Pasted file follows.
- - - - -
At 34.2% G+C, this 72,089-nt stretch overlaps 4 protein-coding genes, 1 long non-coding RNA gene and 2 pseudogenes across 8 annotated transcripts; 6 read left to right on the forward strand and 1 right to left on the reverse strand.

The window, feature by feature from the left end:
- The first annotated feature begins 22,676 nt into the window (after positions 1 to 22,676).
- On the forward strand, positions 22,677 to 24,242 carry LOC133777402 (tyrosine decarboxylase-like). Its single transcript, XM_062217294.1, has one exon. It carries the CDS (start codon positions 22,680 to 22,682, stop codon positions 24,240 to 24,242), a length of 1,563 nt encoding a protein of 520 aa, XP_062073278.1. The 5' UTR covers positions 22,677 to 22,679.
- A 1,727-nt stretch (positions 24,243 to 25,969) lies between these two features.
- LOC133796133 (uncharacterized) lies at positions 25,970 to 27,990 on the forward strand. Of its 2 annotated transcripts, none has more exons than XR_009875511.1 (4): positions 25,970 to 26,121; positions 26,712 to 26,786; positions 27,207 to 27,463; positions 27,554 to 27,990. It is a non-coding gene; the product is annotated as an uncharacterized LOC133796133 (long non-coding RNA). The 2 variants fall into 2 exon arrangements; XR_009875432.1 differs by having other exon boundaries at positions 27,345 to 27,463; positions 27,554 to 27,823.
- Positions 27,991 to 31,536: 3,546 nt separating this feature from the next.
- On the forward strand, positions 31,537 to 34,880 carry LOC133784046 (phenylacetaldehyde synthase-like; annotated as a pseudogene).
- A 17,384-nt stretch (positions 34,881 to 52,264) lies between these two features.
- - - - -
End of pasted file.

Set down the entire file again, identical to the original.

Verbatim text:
At 34.2% G+C, this 72,089-nt stretch overlaps 4 protein-coding genes, 1 long non-coding RNA gene and 2 pseudogenes across 8 annotated transcripts; 6 read left to right on the forward strand and 1 right to left on the reverse strand.

The window, feature by feature from the left end:
- The first annotated feature begins 22,676 nt into the window (after positions 1 to 22,676).
- On the forward strand, positions 22,677 to 24,242 carry LOC133777402 (tyrosine decarboxylase-like). Its single transcript, XM_062217294.1, has one exon. It carries the CDS (start codon positions 22,680 to 22,682, stop codon positions 24,240 to 24,242), a length of 1,563 nt encoding a protein of 520 aa, XP_062073278.1. The 5' UTR covers positions 22,677 to 22,679.
- A 1,727-nt stretch (positions 24,243 to 25,969) lies between these two features.
- LOC133796133 (uncharacterized) lies at positions 25,970 to 27,990 on the forward strand. Of its 2 annotated transcripts, none has more exons than XR_009875511.1 (4): positions 25,970 to 26,121; positions 26,712 to 26,786; positions 27,207 to 27,463; positions 27,554 to 27,990. It is a non-coding gene; the product is annotated as an uncharacterized LOC133796133 (long non-coding RNA). The 2 variants fall into 2 exon arrangements; XR_009875432.1 differs by having other exon boundaries at positions 27,345 to 27,463; positions 27,554 to 27,823.
- Positions 27,991 to 31,536: 3,546 nt separating this feature from the next.
- On the forward strand, positions 31,537 to 34,880 carry LOC133784046 (phenylacetaldehyde synthase-like; annotated as a pseudogene).
- A 17,384-nt stretch (positions 34,881 to 52,264) lies between these two features.